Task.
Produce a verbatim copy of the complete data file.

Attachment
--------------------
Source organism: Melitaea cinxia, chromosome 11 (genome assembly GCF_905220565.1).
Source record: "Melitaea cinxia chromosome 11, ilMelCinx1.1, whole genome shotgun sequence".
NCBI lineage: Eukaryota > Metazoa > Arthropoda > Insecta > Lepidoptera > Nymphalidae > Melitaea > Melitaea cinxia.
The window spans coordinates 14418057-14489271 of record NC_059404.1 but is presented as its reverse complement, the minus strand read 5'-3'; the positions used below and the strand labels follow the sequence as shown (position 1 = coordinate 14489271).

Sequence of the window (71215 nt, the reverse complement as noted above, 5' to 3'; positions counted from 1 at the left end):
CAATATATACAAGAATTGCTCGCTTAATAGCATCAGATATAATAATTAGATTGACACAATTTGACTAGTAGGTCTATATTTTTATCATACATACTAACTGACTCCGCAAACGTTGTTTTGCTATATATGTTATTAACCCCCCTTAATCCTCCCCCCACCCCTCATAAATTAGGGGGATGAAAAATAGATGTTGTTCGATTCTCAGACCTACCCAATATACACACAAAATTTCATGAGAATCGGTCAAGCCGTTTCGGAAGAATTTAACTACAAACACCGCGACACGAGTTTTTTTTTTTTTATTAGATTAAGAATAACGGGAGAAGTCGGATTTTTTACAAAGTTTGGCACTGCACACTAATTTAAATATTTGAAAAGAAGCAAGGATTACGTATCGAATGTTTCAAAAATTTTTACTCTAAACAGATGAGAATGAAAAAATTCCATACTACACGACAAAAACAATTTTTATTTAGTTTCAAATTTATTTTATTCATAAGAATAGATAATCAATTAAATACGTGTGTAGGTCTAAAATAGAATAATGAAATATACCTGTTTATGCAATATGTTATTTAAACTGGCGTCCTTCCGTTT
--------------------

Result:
Source organism: Melitaea cinxia, chromosome 11 (genome assembly GCF_905220565.1).
Source record: "Melitaea cinxia chromosome 11, ilMelCinx1.1, whole genome shotgun sequence".
NCBI lineage: Eukaryota > Metazoa > Arthropoda > Insecta > Lepidoptera > Nymphalidae > Melitaea > Melitaea cinxia.
The window spans coordinates 14418057-14489271 of record NC_059404.1 but is presented as its reverse complement, the minus strand read 5'-3'; the positions used below and the strand labels follow the sequence as shown (position 1 = coordinate 14489271).

Sequence of the window (71215 nt, the reverse complement as noted above, 5' to 3'; positions counted from 1 at the left end):
CAATATATACAAGAATTGCTCGCTTAATAGCATCAGATATAATAATTAGATTGACACAATTTGACTAGTAGGTCTATATTTTTATCATACATACTAACTGACTCCGCAAACGTTGTTTTGCTATATATGTTATTAACCCCCCTTAATCCTCCCCCCACCCCTCATAAATTAGGGGGATGAAAAATAGATGTTGTTCGATTCTCAGACCTACCCAATATACACACAAAATTTCATGAGAATCGGTCAAGCCGTTTCGGAAGAATTTAACTACAAACACCGCGACACGAGTTTTTTTTTTTTTATTAGATTAAGAATAACGGGAGAAGTCGGATTTTTTACAAAGTTTGGCACTGCACACTAATTTAAATATTTGAAAAGAAGCAAGGATTACGTATCGAATGTTTCAAAAATTTTTACTCTAAACAGATGAGAATGAAAAAATTCCATACTACACGACAAAAACAATTTTTATTTAGTTTCAAATTTATTTTATTCATAAGAATAGATAATCAATTAAATACGTGTGTAGGTCTAAAATAGAATAATGAAATATACCTGTTTATGCAATATGTTATTTAAACTGGCGTCCTTCCGTTT